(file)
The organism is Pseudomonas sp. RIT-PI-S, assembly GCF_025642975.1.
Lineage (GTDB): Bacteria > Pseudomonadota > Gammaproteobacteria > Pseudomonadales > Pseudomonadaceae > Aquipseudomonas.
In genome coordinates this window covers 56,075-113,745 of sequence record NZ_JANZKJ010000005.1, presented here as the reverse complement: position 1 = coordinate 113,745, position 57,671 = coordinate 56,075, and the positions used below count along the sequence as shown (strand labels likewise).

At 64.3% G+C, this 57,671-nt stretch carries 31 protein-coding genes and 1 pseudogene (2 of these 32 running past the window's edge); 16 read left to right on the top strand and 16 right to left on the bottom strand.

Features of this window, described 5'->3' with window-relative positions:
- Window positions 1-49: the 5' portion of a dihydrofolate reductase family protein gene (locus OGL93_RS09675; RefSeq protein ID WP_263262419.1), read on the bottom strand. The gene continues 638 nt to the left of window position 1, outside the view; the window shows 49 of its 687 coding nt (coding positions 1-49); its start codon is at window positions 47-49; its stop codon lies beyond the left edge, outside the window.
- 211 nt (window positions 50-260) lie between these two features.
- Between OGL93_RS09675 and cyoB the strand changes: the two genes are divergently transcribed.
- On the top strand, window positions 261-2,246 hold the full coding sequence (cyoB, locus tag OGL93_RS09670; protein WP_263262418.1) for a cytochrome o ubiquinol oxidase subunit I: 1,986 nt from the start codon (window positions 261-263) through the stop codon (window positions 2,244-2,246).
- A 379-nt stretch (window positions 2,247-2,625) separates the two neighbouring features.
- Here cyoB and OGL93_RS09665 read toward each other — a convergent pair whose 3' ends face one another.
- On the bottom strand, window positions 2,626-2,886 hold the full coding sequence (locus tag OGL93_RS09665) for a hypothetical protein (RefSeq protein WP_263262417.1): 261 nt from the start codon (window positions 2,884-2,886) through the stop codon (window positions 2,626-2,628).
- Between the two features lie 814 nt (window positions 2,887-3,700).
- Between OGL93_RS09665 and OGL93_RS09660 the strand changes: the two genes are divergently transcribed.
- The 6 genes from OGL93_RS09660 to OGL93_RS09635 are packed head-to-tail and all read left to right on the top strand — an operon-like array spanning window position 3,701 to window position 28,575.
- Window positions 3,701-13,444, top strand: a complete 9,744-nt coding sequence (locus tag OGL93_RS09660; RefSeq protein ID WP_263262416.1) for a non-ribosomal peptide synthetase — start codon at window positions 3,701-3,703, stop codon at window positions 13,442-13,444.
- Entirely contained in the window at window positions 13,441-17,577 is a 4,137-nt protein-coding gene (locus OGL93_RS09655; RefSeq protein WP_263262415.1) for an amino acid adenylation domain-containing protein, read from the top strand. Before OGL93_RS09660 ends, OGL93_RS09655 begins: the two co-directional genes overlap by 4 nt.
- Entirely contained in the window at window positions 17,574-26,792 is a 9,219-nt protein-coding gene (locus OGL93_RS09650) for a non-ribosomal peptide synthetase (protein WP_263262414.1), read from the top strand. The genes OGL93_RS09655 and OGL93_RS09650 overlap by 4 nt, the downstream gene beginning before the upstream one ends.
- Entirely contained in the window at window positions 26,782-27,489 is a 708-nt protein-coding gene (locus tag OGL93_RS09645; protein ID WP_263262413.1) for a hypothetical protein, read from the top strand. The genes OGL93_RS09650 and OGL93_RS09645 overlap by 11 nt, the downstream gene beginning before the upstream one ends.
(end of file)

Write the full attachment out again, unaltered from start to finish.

The organism is Pseudomonas sp. RIT-PI-S, assembly GCF_025642975.1.
Lineage (GTDB): Bacteria > Pseudomonadota > Gammaproteobacteria > Pseudomonadales > Pseudomonadaceae > Aquipseudomonas.
In genome coordinates this window covers 56,075-113,745 of sequence record NZ_JANZKJ010000005.1, presented here as the reverse complement: position 1 = coordinate 113,745, position 57,671 = coordinate 56,075, and the positions used below count along the sequence as shown (strand labels likewise).

At 64.3% G+C, this 57,671-nt stretch carries 31 protein-coding genes and 1 pseudogene (2 of these 32 running past the window's edge); 16 read left to right on the top strand and 16 right to left on the bottom strand.

Features of this window, described 5'->3' with window-relative positions:
- Window positions 1-49: the 5' portion of a dihydrofolate reductase family protein gene (locus OGL93_RS09675; RefSeq protein ID WP_263262419.1), read on the bottom strand. The gene continues 638 nt to the left of window position 1, outside the view; the window shows 49 of its 687 coding nt (coding positions 1-49); its start codon is at window positions 47-49; its stop codon lies beyond the left edge, outside the window.
- 211 nt (window positions 50-260) lie between these two features.
- Between OGL93_RS09675 and cyoB the strand changes: the two genes are divergently transcribed.
- On the top strand, window positions 261-2,246 hold the full coding sequence (cyoB, locus tag OGL93_RS09670; protein WP_263262418.1) for a cytochrome o ubiquinol oxidase subunit I: 1,986 nt from the start codon (window positions 261-263) through the stop codon (window positions 2,244-2,246).
- A 379-nt stretch (window positions 2,247-2,625) separates the two neighbouring features.
- Here cyoB and OGL93_RS09665 read toward each other — a convergent pair whose 3' ends face one another.
- On the bottom strand, window positions 2,626-2,886 hold the full coding sequence (locus tag OGL93_RS09665) for a hypothetical protein (RefSeq protein WP_263262417.1): 261 nt from the start codon (window positions 2,884-2,886) through the stop codon (window positions 2,626-2,628).
- Between the two features lie 814 nt (window positions 2,887-3,700).
- Between OGL93_RS09665 and OGL93_RS09660 the strand changes: the two genes are divergently transcribed.
- The 6 genes from OGL93_RS09660 to OGL93_RS09635 are packed head-to-tail and all read left to right on the top strand — an operon-like array spanning window position 3,701 to window position 28,575.
- Window positions 3,701-13,444, top strand: a complete 9,744-nt coding sequence (locus tag OGL93_RS09660; RefSeq protein ID WP_263262416.1) for a non-ribosomal peptide synthetase — start codon at window positions 3,701-3,703, stop codon at window positions 13,442-13,444.
- Entirely contained in the window at window positions 13,441-17,577 is a 4,137-nt protein-coding gene (locus OGL93_RS09655; RefSeq protein WP_263262415.1) for an amino acid adenylation domain-containing protein, read from the top strand. Before OGL93_RS09660 ends, OGL93_RS09655 begins: the two co-directional genes overlap by 4 nt.
- Entirely contained in the window at window positions 17,574-26,792 is a 9,219-nt protein-coding gene (locus OGL93_RS09650) for a non-ribosomal peptide synthetase (protein WP_263262414.1), read from the top strand. The genes OGL93_RS09655 and OGL93_RS09650 overlap by 4 nt, the downstream gene beginning before the upstream one ends.
- Entirely contained in the window at window positions 26,782-27,489 is a 708-nt protein-coding gene (locus tag OGL93_RS09645; protein ID WP_263262413.1) for a hypothetical protein, read from the top strand. The genes OGL93_RS09650 and OGL93_RS09645 overlap by 11 nt, the downstream gene beginning before the upstream one ends.